That would be the ultimate barf.

Nadine L.

"The AAVLD formed a work group that wrote a white paper in May proposing to expand the focus of the National Animal Health Laboratory Network beyond infectious disease to include toxins. According to the paper, the NAHLN Veterinary Analytical Toxicology Response and Surveillance system would complement the Food Emergency Response Network by concentrating more on animal health than on food."



From the JAVMA News

http://www.avma.org/onlnews/javma/dec07/071201c.asp



IMO some sort of conclusive evidence was necessary to come up with in order to win government funding.

Lynn

Nice sleuthing, Nadine L.



I second your opinion about them having enough evidence by May in order to substantiate their claims [in orer to win funding].



Why doesn't that surprise me? Makes you wonder what other information they've got in their offices that we don't know about.



It's always about money.

Lynn

Apparently this lab has been awarded USG Homeland Security federal grants for some time now.

http://newsroom.msu.edu/site/indexer/2016/content.htm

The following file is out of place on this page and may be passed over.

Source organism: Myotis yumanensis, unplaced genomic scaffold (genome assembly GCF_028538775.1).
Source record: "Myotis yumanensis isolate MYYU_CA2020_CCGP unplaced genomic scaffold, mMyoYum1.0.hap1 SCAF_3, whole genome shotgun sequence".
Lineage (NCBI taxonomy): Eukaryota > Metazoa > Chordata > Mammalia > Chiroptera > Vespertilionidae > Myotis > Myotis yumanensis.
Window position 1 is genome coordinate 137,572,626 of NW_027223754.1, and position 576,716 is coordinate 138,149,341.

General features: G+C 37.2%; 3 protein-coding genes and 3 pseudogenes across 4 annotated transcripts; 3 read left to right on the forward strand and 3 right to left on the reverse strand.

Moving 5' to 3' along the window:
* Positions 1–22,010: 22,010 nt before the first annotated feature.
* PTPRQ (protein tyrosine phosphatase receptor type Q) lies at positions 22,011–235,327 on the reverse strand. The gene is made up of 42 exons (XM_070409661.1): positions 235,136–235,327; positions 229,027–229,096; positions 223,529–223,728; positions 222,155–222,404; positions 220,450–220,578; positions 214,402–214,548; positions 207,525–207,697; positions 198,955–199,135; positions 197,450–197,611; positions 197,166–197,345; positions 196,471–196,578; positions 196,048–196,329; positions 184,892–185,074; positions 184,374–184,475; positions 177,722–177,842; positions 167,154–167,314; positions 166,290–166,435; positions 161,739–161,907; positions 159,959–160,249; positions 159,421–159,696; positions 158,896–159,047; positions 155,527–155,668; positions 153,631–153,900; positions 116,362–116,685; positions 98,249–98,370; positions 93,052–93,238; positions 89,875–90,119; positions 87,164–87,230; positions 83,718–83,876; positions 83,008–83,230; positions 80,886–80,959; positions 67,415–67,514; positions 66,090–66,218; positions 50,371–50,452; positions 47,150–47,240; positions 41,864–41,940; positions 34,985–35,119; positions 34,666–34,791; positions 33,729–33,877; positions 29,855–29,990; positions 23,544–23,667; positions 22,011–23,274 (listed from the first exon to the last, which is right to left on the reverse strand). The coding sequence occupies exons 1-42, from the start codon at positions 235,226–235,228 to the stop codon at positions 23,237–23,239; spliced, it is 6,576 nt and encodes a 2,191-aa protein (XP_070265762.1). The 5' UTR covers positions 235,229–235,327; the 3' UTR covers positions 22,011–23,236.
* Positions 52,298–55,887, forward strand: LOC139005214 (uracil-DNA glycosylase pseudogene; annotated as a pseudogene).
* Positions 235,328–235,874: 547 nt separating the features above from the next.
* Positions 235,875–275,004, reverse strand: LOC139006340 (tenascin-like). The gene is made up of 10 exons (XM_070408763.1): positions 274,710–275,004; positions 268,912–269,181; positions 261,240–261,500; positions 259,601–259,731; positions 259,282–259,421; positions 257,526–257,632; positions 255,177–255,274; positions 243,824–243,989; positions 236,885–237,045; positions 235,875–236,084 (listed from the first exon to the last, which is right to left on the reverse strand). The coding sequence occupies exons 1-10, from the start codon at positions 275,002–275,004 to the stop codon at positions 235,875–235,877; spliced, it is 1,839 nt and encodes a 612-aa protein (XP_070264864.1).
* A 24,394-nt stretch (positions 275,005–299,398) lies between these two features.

Lynn

It's six months old, but what do you make of this?



http://www.fsis.usda.gov/news_&_events/NR_052507_01/index.asp

Nadine L.

Comment by Lynn — November 30, 2007 @ 10:47 pm



Another dog and pony show. Just like this press release today.

Bernard J. (Bernie) Starzewski

When I first learned of this Brandy was laying in the back of my pickup wrapped in a tarp already dead from the missed diagnosis - old age and bladder problems.



That was March 16, 2007.



The new food we had just started her on was Sprout Beef Cuts & Gravy which was already on the list but with Feb. dates, not the October 28 lot # we had. When I called the vet to see if Brandy could be examined to determine if she was in fact a victim of the poisoning she blew me off saying that the lots didnt match so she was "comfortable with the diagnosis".



On Wis. Public Radio www.wpt.org you may still be able to find the program archive with Dr. Sandy Sawchuk that day saying that she thought it was "... a slow news day."